I am relatively well informed and have published on Dead Sea Scrolls and the archaeology of the area; I do not know Chinese. That these marginal inkings could be Chinese seems to me prima facie quite improbable, given that the skins were deposited in jars in a cave in ancient times and found circa 1947. Yes, some scrolls in the area were reportedly found in medieval times and taken to Jerusalem, but these mss in the photos were evidently in situ throughout that era.

    Do you still maintain that some of the marginalia is in medieval Chinese?

  2. Stephen Goranson said,

    February 24, 2019 @ 9:24 am

    To be fair, let me rephrase one part. I wrote that these scrolls were "evidently in situ throughout that era." More precisely, these particular scrolls were found by bedouin, not archaeologists, and that they are widely thought to have remained in place throughout that era.

  3. Victor Mair said,

    February 24, 2019 @ 10:52 am

    @Stephan Goranson:

    Thank you for your inquiry.

    The short, sweet, and simple answer is that I never did say those marginalia were in medieval Chinese. I did prepare a private communication for a person who was intensely interested in those unusual marks on some of the Dead Sea Scrolls, and I compared a few of them with Chinese characters that they seemed to resemble, but I never said that they were in fact Chinese characters, nor did I take a position on how and when those unusual marks got on the Qumran scrolls nor what they meant.

  4. Victor Mair said,

    February 24, 2019 @ 10:53 am

    From a classicist colleague:

    I suspect, or at least am hopeful, that Greco-roman historians today acknowledge the linguistic and cultural fluidity these books were trying to highlight!

  5. David Marjanović said,

    February 24, 2019 @ 11:41 am

    and think how many cities were named after Alexander the Great by the 4th century BC, including the one in Afghanistan now known as Kandahar (a contraction of Iskandahar), Alexandria Eschate at the western entrance of the Ferghana Valley, Lijian in the Gansu / Hexi Corridor, and many others were in Central Asia.

    This sentence looks like it was incompletely edited (lowercase letter at the beginning, extra "were" near the end). Did you really mean to say that there's a city in Gānsù named after Alexander the Great, even though it's on the other side of the Tibetan Plateau from the known northeastern fringe of Alexander's empire?

    Or did you mean to bring up Líqián, a place in Gānsù where some have thought a Roman legion once ended up?

    (At the bottom of that article, there's a link to a long, informative article on "Sino-Roman relations".)

    ==================

    On "magus", I for one will have to wait for Chris Button to publish why he reconstructs *-ɣ on the Sinitic side. Without that, we barely even have a lookalike – just *ma.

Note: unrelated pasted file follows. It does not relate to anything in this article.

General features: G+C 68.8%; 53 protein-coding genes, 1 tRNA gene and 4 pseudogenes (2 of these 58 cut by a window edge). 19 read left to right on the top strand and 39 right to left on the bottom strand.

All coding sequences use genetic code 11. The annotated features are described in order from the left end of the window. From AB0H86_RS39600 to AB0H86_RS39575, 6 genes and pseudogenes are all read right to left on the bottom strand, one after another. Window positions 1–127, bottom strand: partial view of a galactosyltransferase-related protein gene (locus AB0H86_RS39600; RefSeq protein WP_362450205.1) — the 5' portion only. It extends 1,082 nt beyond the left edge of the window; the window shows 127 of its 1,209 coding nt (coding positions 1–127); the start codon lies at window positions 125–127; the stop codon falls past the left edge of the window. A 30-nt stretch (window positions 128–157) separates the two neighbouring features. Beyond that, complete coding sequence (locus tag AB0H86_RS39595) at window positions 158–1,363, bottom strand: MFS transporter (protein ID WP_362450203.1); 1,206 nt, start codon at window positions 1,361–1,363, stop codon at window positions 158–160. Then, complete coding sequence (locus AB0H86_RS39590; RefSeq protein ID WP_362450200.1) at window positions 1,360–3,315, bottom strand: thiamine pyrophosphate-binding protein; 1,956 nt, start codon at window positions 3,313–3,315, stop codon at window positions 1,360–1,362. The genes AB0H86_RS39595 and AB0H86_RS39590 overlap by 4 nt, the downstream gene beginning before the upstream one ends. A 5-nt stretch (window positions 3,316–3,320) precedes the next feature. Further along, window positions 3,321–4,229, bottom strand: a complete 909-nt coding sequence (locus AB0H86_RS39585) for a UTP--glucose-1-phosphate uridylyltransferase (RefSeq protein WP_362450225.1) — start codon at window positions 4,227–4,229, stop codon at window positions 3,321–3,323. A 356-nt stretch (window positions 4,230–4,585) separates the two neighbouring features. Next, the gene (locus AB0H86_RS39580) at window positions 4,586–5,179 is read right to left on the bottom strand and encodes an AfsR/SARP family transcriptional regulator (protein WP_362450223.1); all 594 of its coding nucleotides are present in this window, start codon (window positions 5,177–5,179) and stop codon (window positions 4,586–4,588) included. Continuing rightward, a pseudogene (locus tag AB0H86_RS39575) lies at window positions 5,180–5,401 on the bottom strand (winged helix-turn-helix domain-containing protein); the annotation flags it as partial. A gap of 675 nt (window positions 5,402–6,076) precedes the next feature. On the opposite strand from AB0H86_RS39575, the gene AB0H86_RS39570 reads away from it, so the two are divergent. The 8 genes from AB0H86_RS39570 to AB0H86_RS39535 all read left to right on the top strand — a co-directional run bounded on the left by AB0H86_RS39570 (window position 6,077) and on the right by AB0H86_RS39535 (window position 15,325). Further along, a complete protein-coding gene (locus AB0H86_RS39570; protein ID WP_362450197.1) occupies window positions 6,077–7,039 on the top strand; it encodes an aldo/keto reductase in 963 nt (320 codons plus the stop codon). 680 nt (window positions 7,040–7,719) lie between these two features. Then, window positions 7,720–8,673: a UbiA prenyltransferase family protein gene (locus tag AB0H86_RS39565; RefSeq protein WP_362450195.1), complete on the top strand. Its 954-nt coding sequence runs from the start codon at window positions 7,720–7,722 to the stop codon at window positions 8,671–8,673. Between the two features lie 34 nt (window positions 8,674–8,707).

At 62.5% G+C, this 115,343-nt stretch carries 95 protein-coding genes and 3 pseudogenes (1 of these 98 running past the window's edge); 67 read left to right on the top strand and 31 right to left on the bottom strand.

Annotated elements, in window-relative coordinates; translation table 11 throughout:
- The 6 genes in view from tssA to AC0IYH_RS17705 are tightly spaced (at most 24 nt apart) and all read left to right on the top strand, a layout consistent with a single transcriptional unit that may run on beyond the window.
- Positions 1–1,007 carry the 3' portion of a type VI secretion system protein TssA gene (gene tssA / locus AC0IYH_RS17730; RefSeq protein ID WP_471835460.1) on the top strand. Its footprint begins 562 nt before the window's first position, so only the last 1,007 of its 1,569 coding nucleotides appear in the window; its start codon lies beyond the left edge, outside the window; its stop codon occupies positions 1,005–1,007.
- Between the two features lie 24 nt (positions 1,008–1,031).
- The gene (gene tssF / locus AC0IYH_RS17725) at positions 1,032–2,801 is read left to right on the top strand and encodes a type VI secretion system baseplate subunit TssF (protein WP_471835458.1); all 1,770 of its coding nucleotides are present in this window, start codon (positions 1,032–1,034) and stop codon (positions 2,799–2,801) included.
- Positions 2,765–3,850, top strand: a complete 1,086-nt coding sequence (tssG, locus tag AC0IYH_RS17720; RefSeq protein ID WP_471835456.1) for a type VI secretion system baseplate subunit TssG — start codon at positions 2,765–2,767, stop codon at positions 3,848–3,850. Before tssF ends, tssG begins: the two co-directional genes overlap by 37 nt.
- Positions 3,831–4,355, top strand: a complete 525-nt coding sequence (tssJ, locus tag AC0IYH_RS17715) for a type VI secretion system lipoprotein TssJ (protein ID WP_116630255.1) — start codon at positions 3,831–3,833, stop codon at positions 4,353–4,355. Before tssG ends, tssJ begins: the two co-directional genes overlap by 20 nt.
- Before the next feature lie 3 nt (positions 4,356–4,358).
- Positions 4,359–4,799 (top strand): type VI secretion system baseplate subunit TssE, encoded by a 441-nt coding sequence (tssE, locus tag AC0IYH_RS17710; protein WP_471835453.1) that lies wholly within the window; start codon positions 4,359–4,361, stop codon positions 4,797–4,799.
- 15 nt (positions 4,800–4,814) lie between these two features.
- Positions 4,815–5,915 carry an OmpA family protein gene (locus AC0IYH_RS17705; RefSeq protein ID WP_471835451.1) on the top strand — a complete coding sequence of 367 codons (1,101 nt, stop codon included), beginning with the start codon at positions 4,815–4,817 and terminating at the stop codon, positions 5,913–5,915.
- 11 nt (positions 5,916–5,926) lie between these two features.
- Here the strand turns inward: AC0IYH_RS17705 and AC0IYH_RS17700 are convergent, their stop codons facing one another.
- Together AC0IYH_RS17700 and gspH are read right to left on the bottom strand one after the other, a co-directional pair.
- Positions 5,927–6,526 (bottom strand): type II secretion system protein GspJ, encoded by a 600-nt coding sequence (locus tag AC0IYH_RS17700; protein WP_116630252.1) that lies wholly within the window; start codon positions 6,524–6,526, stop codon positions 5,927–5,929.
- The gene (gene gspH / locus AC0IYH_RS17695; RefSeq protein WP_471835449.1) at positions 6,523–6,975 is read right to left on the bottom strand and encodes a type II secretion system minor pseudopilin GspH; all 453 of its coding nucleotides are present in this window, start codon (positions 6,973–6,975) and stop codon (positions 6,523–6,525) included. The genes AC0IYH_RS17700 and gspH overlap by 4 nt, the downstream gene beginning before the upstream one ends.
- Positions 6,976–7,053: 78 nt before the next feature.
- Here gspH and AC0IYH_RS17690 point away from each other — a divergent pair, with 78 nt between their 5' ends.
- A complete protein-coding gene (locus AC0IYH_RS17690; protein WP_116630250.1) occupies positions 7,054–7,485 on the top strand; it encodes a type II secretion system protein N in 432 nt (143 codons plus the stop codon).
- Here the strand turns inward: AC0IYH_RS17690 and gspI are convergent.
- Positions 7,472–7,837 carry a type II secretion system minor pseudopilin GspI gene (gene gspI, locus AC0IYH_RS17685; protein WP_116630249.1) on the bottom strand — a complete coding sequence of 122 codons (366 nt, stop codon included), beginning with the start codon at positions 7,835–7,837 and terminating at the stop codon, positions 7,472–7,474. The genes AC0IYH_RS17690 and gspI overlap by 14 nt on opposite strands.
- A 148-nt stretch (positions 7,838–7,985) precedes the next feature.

6. Sally Thomason said,

    February 24, 2019 @ 11:42 am

    I'm not sure why you say that the issue of look-alikes is a dead horse, Victor. Surely you don't mean to claim that multiple long-term interactions among peoples, sometimes resulting in lexical borrowing, rule out the possibility that some words that look alike across the languages are accidentally similar — mere look-alikes — rather than historically linked by borrowing. Each individual case needs to be evaluated on its own terms. Sometimes sound changes between estimated time of borrowing and appearance in the documentary record can help make the distinction between look-alike and loanword; other times the existence of an object or creature in one area but not in another can help; on still other occasions there may be cultural or linguistic patterns of borrowing that will help. But even in such cases it may well be the case that some instances of similar-looking words are indeterminate: maybe historically linked, maybe not.

  7. Victor Mair said,

    February 24, 2019 @ 1:23 pm

    It's a dead horse in the sense that we all agree with you, Sally.

    See the first clause of my last sentence, which indicates that I was talking specifically about the words mentioned in the preceding sentences of that paragraph.

  8. Victor Mair said,

    February 24, 2019 @ 1:47 pm

    ☩ > 巫

  9. Scott P. said,

    February 24, 2019 @ 3:35 pm

    Did you really mean to say that there's a city in Gānsù named after Alexander the Great, even though it's on the other side of the Tibetan Plateau from the known northeastern fringe of Alexander's empire?

    The name for that city, Lijian or Liqian, is the name that the Chinese gave to Alexandria in Egypt, which is what I think VM is referring to.

  10. Chris Button said,

    February 24, 2019 @ 4:08 pm

    @ David Marjanović

    I for one will have to wait for Chris Button to publish why he reconstructs *-ɣ on the Sinitic side

    I'm just following Pulleyblank who later writes /ɰ/. But you should already know that since I've posted about it numerous times on LLog sometimes directly in response to your comments. For example…